Finally, Someone Who Understands Putin

Russian president Vladimir Putin at his third inauguration, 7 May 2012
Russian president Vladimir Putin at his third inauguration, 7 May 2012

I used to blog a lot about Russian politics. Not on this blog, on my old blog that is now defunct. As I learned more and more about Russia, as my language skills became better and better, one thing that always annoyed me was how little western writers understood modern Russia. Westerners from many different countries and political persuasions never really got it.

I am happy to say that I have found an excellent article that comes the closest to accurately portraying Russia as anything I have yet read. It was published over one year ago at The American Conservative. It’s called Putin’s Philosophy by Canadian academic Paul Robinson. I am not familiar with Robinson’s work, but after reading this article, I want to read more.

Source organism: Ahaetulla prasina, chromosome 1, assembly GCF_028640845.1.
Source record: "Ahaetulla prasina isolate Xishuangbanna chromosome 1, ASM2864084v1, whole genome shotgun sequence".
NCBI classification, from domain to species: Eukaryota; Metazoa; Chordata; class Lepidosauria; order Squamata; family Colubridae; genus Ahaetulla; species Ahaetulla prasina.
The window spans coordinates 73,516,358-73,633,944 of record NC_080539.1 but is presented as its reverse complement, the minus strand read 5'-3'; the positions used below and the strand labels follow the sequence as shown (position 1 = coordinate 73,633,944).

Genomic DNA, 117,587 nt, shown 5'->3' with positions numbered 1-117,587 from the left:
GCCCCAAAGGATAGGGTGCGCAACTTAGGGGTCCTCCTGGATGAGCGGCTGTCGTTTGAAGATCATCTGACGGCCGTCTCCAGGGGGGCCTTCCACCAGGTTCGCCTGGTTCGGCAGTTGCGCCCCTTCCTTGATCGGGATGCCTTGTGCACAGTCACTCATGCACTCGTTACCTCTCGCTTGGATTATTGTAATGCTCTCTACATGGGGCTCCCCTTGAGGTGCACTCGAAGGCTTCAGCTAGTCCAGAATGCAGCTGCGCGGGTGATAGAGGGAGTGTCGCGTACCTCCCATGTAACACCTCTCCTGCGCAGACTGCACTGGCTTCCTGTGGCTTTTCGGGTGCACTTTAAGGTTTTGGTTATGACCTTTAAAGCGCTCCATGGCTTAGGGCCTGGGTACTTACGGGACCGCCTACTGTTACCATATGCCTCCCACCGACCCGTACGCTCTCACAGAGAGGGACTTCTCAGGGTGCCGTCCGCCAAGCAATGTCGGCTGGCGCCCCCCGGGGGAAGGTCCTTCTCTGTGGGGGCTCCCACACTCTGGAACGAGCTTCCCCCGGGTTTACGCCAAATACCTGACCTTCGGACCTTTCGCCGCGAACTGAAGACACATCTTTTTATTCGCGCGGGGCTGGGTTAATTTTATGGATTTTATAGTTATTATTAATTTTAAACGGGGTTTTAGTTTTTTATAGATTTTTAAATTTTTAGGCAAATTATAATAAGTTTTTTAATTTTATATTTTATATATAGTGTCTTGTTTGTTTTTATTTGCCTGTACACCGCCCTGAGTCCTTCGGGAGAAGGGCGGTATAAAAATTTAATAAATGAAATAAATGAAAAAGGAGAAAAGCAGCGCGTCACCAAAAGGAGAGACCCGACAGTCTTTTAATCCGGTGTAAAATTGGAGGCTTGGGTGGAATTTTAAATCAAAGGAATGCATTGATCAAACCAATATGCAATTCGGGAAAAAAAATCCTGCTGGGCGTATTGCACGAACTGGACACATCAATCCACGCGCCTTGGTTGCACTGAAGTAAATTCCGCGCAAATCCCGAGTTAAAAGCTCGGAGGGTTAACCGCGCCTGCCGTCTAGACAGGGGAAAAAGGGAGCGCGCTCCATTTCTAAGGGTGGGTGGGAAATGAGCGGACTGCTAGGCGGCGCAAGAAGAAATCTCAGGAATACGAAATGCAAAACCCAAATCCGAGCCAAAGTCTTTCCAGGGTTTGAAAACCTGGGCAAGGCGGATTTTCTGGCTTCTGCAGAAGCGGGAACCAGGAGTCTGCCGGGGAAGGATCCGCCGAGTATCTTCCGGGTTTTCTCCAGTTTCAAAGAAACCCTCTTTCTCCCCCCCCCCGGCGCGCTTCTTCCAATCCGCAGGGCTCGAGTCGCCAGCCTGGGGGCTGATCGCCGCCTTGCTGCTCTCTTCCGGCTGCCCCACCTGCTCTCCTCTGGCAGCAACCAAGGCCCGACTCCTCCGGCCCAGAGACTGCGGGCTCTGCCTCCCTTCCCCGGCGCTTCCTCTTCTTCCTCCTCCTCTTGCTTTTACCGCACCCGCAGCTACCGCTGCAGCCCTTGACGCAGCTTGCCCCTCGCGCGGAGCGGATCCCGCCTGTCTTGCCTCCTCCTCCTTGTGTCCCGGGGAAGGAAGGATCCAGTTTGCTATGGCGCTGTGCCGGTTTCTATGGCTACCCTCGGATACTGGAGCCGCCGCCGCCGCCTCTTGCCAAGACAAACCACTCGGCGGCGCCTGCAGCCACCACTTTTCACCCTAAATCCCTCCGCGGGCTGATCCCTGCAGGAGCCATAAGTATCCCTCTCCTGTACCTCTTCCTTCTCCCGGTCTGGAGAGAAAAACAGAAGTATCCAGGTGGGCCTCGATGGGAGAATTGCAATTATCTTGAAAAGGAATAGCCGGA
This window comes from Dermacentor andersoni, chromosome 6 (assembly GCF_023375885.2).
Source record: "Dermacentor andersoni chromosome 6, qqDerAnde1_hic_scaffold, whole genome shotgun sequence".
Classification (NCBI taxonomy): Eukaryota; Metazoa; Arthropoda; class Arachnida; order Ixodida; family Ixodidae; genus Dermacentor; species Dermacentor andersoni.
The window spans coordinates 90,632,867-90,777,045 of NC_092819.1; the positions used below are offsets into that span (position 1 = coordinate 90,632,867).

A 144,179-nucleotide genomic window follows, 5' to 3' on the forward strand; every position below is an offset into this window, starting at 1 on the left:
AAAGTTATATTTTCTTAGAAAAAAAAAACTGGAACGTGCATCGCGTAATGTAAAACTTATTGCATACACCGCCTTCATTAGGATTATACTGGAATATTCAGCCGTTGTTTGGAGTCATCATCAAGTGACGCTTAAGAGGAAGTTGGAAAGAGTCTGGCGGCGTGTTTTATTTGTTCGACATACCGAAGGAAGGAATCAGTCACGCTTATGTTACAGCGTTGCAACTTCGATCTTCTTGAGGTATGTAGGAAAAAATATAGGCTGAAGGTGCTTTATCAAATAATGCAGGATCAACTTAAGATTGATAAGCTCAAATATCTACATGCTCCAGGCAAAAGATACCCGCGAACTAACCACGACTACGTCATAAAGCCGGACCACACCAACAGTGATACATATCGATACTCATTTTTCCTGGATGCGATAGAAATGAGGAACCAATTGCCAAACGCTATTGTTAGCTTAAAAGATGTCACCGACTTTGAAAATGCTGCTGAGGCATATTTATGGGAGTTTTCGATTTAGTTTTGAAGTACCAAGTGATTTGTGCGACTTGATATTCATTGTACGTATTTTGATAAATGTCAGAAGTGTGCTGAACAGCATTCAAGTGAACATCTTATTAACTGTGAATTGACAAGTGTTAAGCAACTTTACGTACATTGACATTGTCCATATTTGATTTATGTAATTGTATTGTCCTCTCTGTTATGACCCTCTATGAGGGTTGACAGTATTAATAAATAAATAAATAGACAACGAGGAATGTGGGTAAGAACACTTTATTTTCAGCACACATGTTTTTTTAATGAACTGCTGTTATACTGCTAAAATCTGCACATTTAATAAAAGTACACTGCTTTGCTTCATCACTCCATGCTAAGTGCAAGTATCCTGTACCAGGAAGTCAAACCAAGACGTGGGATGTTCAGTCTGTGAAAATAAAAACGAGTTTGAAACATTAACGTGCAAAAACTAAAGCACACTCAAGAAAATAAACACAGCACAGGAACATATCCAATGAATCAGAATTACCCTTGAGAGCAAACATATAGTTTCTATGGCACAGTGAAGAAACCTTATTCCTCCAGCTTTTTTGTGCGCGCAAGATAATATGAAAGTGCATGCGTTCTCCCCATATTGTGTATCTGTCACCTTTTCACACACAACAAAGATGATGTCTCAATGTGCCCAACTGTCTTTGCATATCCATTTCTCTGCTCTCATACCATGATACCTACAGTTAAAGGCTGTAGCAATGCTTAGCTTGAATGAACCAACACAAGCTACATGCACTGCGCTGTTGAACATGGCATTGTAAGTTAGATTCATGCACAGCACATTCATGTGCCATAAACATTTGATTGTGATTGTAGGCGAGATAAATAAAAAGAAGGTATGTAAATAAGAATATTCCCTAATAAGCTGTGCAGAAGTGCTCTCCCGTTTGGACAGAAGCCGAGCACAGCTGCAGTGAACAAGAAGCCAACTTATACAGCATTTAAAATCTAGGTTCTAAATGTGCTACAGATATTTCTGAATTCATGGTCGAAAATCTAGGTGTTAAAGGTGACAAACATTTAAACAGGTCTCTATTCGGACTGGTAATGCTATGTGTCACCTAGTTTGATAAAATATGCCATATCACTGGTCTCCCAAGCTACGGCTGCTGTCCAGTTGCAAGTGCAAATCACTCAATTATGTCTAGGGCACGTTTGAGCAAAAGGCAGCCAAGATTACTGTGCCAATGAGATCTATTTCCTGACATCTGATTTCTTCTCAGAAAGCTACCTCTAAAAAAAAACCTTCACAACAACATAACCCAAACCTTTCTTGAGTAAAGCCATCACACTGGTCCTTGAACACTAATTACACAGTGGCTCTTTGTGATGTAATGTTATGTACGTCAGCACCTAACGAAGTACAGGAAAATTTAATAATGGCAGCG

Robinson was trained as a historian and it shows in his article because unlike so many others, he actually has a firm grasp of Russian history and how this history has influenced modern Russia. In fact, he makes this very point:

As a result, Western commentators nowadays, lacking any knowledge of Russia’s conservative heritage, are unable to place contemporary Russian government within the correct intellectual context.

Go read the entire article, right now. It’s excellent.


4 thoughts on “Finally, Someone Who Understands Putin

  1. Interesting article from a historian’s perspective; shared it on my blog. Also interesting that why Putin’s idolization of Andropov isn’t mentioned as an explanation for some of his actions, but I agree that he very much is the modern day Stolypin. There’s a similar take on Putin in Fiona Hill’s book (you probably at least heard of it), which I think is a fair assessment, on Putin as the “History Man”.

    1. Anya, sadly enough I have not heard of that book. What’s the title? I will definitely have to check it out this December when I’m on break. 🙂

    1. OMG that looks good. Way expensive in the Kindle version, but Russia-related books are usually worth the price.

      I have a Russia section for my personal library. Now that you mention it, a new personal goal of mine is to need a Putin section. 😉

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